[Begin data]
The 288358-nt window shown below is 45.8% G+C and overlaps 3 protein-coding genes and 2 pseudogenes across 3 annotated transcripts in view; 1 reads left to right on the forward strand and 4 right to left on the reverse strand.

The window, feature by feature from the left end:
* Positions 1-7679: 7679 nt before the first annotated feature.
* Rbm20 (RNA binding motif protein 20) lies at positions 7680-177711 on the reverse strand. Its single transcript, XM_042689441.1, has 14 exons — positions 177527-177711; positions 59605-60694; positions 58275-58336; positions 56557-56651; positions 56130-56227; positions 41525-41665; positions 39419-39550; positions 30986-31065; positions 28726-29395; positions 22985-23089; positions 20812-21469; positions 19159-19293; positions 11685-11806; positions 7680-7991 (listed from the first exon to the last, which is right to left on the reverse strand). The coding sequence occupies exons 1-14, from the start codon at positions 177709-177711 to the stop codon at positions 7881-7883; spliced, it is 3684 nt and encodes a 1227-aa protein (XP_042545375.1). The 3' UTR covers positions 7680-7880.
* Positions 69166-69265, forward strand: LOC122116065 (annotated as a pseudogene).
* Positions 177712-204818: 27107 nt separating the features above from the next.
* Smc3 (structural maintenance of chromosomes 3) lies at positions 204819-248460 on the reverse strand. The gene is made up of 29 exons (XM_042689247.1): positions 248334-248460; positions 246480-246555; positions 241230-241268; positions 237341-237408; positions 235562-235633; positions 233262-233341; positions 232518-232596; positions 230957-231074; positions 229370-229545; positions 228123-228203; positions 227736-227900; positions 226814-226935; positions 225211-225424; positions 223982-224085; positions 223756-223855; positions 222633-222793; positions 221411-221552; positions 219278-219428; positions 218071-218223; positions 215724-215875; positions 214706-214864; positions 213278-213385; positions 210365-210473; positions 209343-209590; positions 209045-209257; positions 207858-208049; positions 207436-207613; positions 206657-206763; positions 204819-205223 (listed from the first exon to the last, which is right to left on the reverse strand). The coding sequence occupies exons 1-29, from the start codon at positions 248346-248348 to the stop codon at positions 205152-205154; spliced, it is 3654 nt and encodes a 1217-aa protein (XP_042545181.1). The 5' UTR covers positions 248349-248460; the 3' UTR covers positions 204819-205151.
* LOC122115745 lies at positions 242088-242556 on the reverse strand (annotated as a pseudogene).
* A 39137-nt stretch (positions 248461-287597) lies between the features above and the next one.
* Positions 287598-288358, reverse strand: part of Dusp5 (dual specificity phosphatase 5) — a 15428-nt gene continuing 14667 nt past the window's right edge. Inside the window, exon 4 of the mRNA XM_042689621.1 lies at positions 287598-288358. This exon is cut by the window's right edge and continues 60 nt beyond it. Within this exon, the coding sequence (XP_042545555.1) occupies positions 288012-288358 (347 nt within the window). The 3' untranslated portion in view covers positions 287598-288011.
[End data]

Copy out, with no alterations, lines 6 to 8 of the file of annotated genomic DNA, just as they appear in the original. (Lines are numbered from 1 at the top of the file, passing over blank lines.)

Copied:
* Positions 177712-204818: 27107 nt separating the features above from the next.
* Smc3 (structural maintenance of chromosomes 3) lies at positions 204819-248460 on the reverse strand. The gene is made up of 29 exons (XM_042689247.1): positions 248334-248460; positions 246480-246555; positions 241230-241268; positions 237341-237408; positions 235562-235633; positions 233262-233341; positions 232518-232596; positions 230957-231074; positions 229370-229545; positions 228123-228203; positions 227736-227900; positions 226814-226935; positions 225211-225424; positions 223982-224085; positions 223756-223855; positions 222633-222793; positions 221411-221552; positions 219278-219428; positions 218071-218223; positions 215724-215875; positions 214706-214864; positions 213278-213385; positions 210365-210473; positions 209343-209590; positions 209045-209257; positions 207858-208049; positions 207436-207613; positions 206657-206763; positions 204819-205223 (listed from the first exon to the last, which is right to left on the reverse strand). The coding sequence occupies exons 1-29, from the start codon at positions 248346-248348 to the stop codon at positions 205152-205154; spliced, it is 3654 nt and encodes a 1217-aa protein (XP_042545181.1). The 5' UTR covers positions 248349-248460; the 3' UTR covers positions 204819-205151.
* LOC122115745 lies at positions 242088-242556 on the reverse strand (annotated as a pseudogene).